2018 Jaguar F-Type 400 Sport review

Extra grunt and styling tweaks make this a cool cat

2018 Jaguar F Type 400 Sport review

After almost 300km of driving in the limited edition F-Type 400 Sport, a strange realisation came to mind. The stereo, a Meridian system, hadn’t been switched on.

It’s not that the optional 12-speaker unit isn’t good, because it is. It’s more that the 3.0-litre supercharged V6 nestled underneath the long clamshell bonnet produces an even better symphony of sound.

Okay, the monstrously powerful V8 in the SVR produces an arousing soundtrack. But the ‘lesser’ six will challenge any cylinder snob’s ear. Its pops and bangs on the overrun are like automotive orgasms and its shriek towards 7000rpm is like few other bent-sixes. It’s intoxicating. It makes you smile. It’ll have you chortling like a little kid.

Musings about acoustics aside, what does the yellow and silver 400 Sport badge mean? It’s a launch edition for the facelifted F-Type range that ups the power to 294kW (or 400PS) from the 280kW S version, while torque stays at 460Nm.

What’s more, a proper mechanical limited-slip diff with torque vectoring and adjustable dampers are standard. You have the option of rear- and all-wheel drive (the latter adding 80kg to the 1594kg mass) while both utilise an eight-speed ZF torque-converter auto. The 400 Sport was only available throughout the 2017 model year, but there’s likely to still be examples left at dealerships.

Subtly updated, the exterior styling is a triumph of muscularity and purity of design. It’s a relatively diminutive coupe, but its cab-back, long-bonnet architecture and sumptuous wheel-arch bulges set many hearts aflutter.

Conversely, the cabin isn’t as resolved. It’s just a bit forgettable by comparison and the eight-inch Touch Pro infotainment system is slightly old hat and unintuitive. The standard features, for a car listed at $183,516 (add $16,000 for AWD), are as glaringly sparse as the lack of useable space in the 310-litre boot.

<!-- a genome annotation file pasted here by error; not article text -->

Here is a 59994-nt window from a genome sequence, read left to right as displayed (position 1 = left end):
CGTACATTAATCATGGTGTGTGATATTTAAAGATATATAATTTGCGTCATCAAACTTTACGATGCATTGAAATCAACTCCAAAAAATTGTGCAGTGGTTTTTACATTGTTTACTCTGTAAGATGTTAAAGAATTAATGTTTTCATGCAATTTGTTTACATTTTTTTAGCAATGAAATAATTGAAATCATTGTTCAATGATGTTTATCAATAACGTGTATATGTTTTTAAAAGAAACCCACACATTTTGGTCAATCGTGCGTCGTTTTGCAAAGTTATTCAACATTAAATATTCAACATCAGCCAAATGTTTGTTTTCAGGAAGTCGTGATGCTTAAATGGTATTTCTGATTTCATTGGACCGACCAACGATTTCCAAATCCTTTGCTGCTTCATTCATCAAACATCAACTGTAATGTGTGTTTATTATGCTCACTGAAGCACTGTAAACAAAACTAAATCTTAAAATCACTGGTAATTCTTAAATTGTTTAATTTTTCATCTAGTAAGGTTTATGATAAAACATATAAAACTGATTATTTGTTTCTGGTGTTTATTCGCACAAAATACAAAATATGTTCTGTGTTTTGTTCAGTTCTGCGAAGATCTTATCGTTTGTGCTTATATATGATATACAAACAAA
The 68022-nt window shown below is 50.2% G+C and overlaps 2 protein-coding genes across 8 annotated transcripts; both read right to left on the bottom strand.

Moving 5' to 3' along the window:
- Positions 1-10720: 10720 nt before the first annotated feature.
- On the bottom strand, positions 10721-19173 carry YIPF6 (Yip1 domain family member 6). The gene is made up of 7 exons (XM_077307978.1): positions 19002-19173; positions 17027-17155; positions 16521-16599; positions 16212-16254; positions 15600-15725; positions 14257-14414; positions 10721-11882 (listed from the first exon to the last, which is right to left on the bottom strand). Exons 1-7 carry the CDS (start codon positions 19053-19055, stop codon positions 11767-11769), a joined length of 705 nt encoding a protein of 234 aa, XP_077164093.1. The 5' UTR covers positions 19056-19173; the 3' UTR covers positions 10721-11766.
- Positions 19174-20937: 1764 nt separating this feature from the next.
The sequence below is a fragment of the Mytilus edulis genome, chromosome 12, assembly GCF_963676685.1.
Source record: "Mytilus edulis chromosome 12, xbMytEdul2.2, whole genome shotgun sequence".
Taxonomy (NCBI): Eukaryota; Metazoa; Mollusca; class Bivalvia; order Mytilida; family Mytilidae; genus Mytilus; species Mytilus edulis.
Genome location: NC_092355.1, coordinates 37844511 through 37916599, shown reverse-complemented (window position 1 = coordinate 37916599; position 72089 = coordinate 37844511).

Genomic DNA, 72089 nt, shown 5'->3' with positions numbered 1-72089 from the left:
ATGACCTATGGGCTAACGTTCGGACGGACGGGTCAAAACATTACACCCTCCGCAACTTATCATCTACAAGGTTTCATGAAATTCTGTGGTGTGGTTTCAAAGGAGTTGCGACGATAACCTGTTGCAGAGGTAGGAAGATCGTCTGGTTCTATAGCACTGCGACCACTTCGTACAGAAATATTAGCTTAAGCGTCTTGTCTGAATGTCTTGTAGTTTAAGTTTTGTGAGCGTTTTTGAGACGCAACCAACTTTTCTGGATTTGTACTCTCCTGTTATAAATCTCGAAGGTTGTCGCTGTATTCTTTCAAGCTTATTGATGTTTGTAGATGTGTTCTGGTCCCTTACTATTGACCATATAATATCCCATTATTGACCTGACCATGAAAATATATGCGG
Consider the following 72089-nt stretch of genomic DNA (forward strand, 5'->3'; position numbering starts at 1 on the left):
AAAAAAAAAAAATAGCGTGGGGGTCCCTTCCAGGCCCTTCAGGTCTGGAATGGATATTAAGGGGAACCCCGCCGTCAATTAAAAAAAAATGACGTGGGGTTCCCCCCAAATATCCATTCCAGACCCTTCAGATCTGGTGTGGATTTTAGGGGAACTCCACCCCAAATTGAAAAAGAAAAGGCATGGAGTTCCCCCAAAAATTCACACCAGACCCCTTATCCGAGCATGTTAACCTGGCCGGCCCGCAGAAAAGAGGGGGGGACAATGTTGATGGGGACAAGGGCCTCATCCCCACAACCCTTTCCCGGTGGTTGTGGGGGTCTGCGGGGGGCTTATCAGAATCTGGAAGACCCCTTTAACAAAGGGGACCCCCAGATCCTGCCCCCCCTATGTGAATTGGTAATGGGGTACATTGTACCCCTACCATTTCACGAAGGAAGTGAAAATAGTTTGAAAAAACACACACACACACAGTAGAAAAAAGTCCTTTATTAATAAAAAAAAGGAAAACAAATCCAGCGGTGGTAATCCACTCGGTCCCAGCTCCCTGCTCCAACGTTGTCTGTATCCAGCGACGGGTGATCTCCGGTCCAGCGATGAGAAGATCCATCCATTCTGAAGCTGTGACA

However, press the starter button and the central air vents rise from obscurity, while everything you touch is swathed in luscious leather and bound by unique yellow stitching. It isn’t other-worldly special inside, but it creates an ambience that makes you feel good.

On-road the 400 Sport is a rewarding car. Yes, it might not be a Porsche 911 Carrera – despite coming close on price – but the bespoke F-Type platform straddles the GT and performance car divide.

With peak power developed high in the rev range, there’s real reward in searching the upper reaches. Backing it up is a well of mid-range torque and sharp throttle response thanks to supercharged induction. It combines well with a slick auto that adheres to manual inputs when called upon.

At 4.9sec to 100km/h it’s certainly quick enough – the heavier AWD takes 5.1sec – but the real enjoyment comes from the fact that it seems the right amount of power for the rear-driven chassis. And with wide 295-section Pirelli P-Zero boots at the back, the rear axle never struggles to get the power down.

The RWD version is the driver’s choice. It feels keener on turn in and can be provoked into having more fun on the limit than the rear-biased AWD – especially with Track mode for the ESC. You can really get on the power early and use the throttle to steer the F-Type on corner exit with the well-calibrated LSD offering an extra level of measured control.

While not being a heavyweight in kerb mass, the upgraded brakes (380mm front, 376mm rear) offer longevity and positive feedback. The electronic steering isn’t vague either, returning a decent amount of feel through the tiller. You can configure the different drive modes, but in any mode the adaptive dampers do a good job of quelling imperfections.

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The 400 Sport offers a duality of personas; part GT, part performance car. You could purchase more focussed German two-door coupes for less, but the Brit oozes theatre from every mineral of its alloy being. Its aesthetic elegance and acoustic drama make you feel special every time you drive it. And for most, that’s all it needs to do.

Engine: 2995cc V6, DOHC, 24v, supercharger 
Power: 294kW @ 6500rpm 
Torque: 460Nm @ 3500-5500rpm
Weight: 1594kg
0-100km/h: 4.9sec (claimed)
Price: $183,516

Like: Blown V6 urge; horn soundtrack; gorgeous styling
Dislike: Getting too expensive; lack of space/equipment
Star Rating: 4 out of 5 stars


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